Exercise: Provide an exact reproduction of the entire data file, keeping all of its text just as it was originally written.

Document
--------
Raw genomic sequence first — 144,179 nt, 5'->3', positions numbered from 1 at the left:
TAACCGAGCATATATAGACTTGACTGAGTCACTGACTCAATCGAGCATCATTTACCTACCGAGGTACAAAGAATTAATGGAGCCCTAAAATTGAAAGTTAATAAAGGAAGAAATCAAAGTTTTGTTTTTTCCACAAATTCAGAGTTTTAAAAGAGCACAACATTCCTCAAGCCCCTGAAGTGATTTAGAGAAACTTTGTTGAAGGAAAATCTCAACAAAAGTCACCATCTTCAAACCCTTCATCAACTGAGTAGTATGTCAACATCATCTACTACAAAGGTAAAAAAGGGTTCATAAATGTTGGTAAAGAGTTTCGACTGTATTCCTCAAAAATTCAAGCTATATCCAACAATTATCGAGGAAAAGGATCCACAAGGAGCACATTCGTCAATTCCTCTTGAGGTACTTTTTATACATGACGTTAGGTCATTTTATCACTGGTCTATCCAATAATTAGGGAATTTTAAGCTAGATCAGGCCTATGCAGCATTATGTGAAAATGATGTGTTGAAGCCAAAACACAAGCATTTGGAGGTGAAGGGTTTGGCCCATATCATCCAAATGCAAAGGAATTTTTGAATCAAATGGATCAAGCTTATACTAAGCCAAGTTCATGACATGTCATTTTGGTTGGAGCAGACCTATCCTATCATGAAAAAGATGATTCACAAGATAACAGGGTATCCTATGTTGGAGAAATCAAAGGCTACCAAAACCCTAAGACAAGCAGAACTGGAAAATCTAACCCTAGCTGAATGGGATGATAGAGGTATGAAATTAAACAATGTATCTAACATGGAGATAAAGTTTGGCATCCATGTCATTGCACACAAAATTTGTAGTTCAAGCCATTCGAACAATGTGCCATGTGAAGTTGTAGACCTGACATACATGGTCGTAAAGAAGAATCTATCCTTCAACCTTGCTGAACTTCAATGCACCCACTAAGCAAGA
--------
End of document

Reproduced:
Raw genomic sequence first — 144,179 nt, 5'->3', positions numbered from 1 at the left:
TAACCGAGCATATATAGACTTGACTGAGTCACTGACTCAATCGAGCATCATTTACCTACCGAGGTACAAAGAATTAATGGAGCCCTAAAATTGAAAGTTAATAAAGGAAGAAATCAAAGTTTTGTTTTTTCCACAAATTCAGAGTTTTAAAAGAGCACAACATTCCTCAAGCCCCTGAAGTGATTTAGAGAAACTTTGTTGAAGGAAAATCTCAACAAAAGTCACCATCTTCAAACCCTTCATCAACTGAGTAGTATGTCAACATCATCTACTACAAAGGTAAAAAAGGGTTCATAAATGTTGGTAAAGAGTTTCGACTGTATTCCTCAAAAATTCAAGCTATATCCAACAATTATCGAGGAAAAGGATCCACAAGGAGCACATTCGTCAATTCCTCTTGAGGTACTTTTTATACATGACGTTAGGTCATTTTATCACTGGTCTATCCAATAATTAGGGAATTTTAAGCTAGATCAGGCCTATGCAGCATTATGTGAAAATGATGTGTTGAAGCCAAAACACAAGCATTTGGAGGTGAAGGGTTTGGCCCATATCATCCAAATGCAAAGGAATTTTTGAATCAAATGGATCAAGCTTATACTAAGCCAAGTTCATGACATGTCATTTTGGTTGGAGCAGACCTATCCTATCATGAAAAAGATGATTCACAAGATAACAGGGTATCCTATGTTGGAGAAATCAAAGGCTACCAAAACCCTAAGACAAGCAGAACTGGAAAATCTAACCCTAGCTGAATGGGATGATAGAGGTATGAAATTAAACAATGTATCTAACATGGAGATAAAGTTTGGCATCCATGTCATTGCACACAAAATTTGTAGTTCAAGCCATTCGAACAATGTGCCATGTGAAGTTGTAGACCTGACATACATGGTCGTAAAGAAGAATCTATCCTTCAACCTTGCTGAACTTCAATGCACCCACTAAGCAAGA